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UIU celebrates King legacy

Upper Iowa University students (l-r) Logan Dahnert, Fort Atkinson, Wis.; Tim Brackett, Denver, Colo., and Jamison Taylor of Fayette, Iowa, participate in a sit-in demonstration as part of the University’s annual Teach-In program Monday, Jan. 18. In honor of the late Martin Luther King Jr., the day-long event featured five presentations dedicated to examining past and ongoing social justice issues.

A youth and mental health counselor from Chicago, Ill., joined Upper Iowa University faculty and students in leading the fifth annual Teach-In program on the Fayette campus Monday. In honor of the late civil rights leader, Martin Luther King Jr. the annual UIU Teach-In presentations are dedicated to examining past and ongoing social justice issues.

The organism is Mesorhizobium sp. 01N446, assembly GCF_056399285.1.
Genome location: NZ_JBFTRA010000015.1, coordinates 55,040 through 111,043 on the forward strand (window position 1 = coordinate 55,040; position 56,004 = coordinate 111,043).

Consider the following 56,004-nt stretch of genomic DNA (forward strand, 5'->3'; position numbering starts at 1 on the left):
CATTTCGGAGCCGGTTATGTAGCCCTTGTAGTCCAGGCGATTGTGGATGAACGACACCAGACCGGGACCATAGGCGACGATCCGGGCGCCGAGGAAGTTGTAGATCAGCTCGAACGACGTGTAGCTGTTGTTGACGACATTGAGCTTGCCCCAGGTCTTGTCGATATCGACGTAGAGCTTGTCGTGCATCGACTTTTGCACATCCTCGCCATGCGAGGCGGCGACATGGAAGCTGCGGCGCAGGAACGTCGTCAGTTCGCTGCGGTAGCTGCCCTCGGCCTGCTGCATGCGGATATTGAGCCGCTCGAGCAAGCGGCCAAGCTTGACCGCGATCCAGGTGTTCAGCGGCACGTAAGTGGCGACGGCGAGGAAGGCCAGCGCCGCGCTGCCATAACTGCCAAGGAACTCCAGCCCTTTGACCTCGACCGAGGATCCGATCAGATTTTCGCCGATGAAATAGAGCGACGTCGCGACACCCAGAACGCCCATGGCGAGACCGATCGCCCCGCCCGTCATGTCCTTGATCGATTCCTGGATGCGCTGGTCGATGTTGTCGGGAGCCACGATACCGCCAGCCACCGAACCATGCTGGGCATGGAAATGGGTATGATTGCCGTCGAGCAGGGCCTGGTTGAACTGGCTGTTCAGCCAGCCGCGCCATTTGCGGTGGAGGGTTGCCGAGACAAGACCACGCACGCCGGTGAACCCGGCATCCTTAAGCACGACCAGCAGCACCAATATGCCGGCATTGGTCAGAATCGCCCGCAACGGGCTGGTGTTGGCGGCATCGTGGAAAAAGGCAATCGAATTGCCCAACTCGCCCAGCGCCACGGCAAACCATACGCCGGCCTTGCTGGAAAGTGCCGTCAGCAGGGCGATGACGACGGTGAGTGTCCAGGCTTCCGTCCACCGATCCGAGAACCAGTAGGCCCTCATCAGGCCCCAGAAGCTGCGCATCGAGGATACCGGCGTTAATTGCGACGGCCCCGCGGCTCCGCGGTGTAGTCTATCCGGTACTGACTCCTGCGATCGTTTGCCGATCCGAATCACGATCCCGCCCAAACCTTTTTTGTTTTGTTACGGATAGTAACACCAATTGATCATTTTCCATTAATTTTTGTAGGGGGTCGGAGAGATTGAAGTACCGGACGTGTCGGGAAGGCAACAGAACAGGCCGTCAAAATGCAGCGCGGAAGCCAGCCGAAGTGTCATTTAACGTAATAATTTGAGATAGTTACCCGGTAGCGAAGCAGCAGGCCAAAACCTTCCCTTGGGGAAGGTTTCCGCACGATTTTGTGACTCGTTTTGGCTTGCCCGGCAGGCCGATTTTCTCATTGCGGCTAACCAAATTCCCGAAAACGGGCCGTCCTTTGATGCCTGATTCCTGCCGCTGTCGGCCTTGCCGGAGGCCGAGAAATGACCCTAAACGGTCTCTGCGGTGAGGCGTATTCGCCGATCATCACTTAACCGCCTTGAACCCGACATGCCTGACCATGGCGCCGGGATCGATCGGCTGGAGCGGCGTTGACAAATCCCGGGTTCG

In addition to serving as a youth counselor for Chicago’s “Becoming a Man” program, Antonio Thomas is a mental health counselor for Chicago Children’s Center for Behavioral Health. Prior to his presentation, “Blurred Lines: It’s More Than a Job,” Thomas noted, “My overall message is two parted. One, all kids, including at risk, just want positive relationships. Two, it takes more than a 9-to-5 job to heal a hurting community.”

Later, S. Mackenzie Glander-Dolo, Ph.D., UIU assistant professor of psychology, shared a brief history of peaceful demonstrations and King’s influence on speaking out on social injustice in a non-violent manner.

“Learning the nature of protest is a skill of responsible citizens. Peaceful protests introduced by Gandhi and Martin Luther King Jr are a healthy way to socially express anger and frustration about a system or institution,” said Glander-Dolo, who later had those in attendance participate in a sit-in demonstration.

The remaining Teach-In topics led by UIU faculty and students included “A People’s History of the Civil Rights Movement,” “Martin’s Big Words,” “Garbage Wars: Environmental Justice & Environmental Racism,” and “Moral Courage.”

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